Amira’s Promise For A Tamil-Muslim Stye Biryani

– Ayshwaria Lakshmi

Hyderabad has its Hyderabad dum biryani, Kerala has its Thalessery biriyani, likewise, Chennai has its authentic Bhai Kadai biryani.  But, how about a dish designed especially for the Tamil-speaking Islamic brotherhood? This is what Amira’s promises you the best authentic Tamil-Muslim biryani.

Amira’s, named after its founder Chef Preethi Rajkumari, is a cloud kitchen that serves Tamil-Muslim bucket biryani cooked in the authentic wood fire style with chefs.

“Amira’s came into my mind when I was doing webinar consultations for my existing clients. Instead of telling them to do, I wanted to lead my clients and show them success during this pandemic time,” said Chef Preethi Rajakumari.  “I started searching for the best Bhai biryani and found the recipe I wanted to share. Amira’s results from nearly 45 days of test trail.”

As the Founder, Amira’s is an unstoppable force with complimentary homemade Gulab Jamun, 10 pieces of chicken 65, strict food wastage control measures, a unique black bucket, and delivering across Chennai in this pandemic. The kitchen is in Thoraipakkam has made deliveries from Avadi to Poonamallee to North Madras since launch.

To control the food wastage, the cooking and procurement of ingredients are done only on a pre-order basis. “I make sure the ingredients are fresh. I don’t even have a refrigerator or a deep freezer in my kitchen. I store only rice and masalas,” said Preethi.

Amira’s biryani comes in a sealed and tightly packed customized black bucket that would keep the temperature for two hours. It is also packed with a banana leaf for the flavors to stay intact. This customized black bucket has become the attraction of Amira’s. “It has been two weeks since I started it. I have had an enquiry for the bucket and where to procure it,” said Preethi. “I like to keep things unique and this bucket is for Amira’s.”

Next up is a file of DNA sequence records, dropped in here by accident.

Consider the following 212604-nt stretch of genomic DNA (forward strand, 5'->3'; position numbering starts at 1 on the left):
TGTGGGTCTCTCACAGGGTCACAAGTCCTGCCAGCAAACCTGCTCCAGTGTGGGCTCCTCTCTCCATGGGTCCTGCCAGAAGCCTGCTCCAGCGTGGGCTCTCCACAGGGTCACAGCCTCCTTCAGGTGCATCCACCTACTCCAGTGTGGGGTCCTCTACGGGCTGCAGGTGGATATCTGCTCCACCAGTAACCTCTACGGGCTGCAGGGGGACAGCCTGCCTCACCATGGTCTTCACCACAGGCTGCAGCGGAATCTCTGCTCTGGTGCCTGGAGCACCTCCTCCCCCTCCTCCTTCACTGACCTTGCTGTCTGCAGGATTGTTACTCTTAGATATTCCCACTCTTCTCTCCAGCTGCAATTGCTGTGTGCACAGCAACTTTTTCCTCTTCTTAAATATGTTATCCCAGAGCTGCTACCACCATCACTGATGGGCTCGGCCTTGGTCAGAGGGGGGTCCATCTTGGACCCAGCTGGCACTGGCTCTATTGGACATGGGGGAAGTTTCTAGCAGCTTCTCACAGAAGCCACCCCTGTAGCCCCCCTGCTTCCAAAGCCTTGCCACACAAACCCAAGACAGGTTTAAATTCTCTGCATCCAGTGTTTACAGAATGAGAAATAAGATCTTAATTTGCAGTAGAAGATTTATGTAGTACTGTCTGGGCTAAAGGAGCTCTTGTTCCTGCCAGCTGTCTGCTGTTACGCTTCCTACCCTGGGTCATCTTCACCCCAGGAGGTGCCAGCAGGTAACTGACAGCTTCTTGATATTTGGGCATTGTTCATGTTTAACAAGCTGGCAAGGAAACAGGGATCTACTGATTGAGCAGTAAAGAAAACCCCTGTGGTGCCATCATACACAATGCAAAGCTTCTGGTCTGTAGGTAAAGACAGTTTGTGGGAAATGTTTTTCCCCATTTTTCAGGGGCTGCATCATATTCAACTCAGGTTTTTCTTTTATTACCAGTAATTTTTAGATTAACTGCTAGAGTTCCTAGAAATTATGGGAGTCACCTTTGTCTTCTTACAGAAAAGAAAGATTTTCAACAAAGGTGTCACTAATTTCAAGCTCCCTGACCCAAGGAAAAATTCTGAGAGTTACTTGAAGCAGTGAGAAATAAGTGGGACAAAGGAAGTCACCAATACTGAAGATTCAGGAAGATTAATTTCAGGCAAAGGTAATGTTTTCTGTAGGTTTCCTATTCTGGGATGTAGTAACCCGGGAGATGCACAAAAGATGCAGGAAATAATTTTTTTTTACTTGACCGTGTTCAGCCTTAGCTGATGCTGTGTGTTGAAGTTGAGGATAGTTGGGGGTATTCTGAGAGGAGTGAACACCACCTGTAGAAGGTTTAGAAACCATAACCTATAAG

Launching a cloud kitchen during the pandemic, when everyone is skeptical to eat out, Preeti took it as a challenge. Short-staffed, as most of her staff, have gone to their hometown, she gets down on the floor to work, be it to cook or buy ingredients. “We find a little difficult to procure ingredients after dusk and not working on Sundays. We also follow the standards while cooking and also during delivery.”

As of now Amira’s has the delivery line open till 9 pm the previous night and the order should be done the previous day. It has planned an app to pre-order in works. Preethi is also working out a new recipe to introduce Kerala flavors in the biryani. Apart from this, she is also in talks with delivery partners. “Currently, we schedule our delivery the previous day,” she adds.

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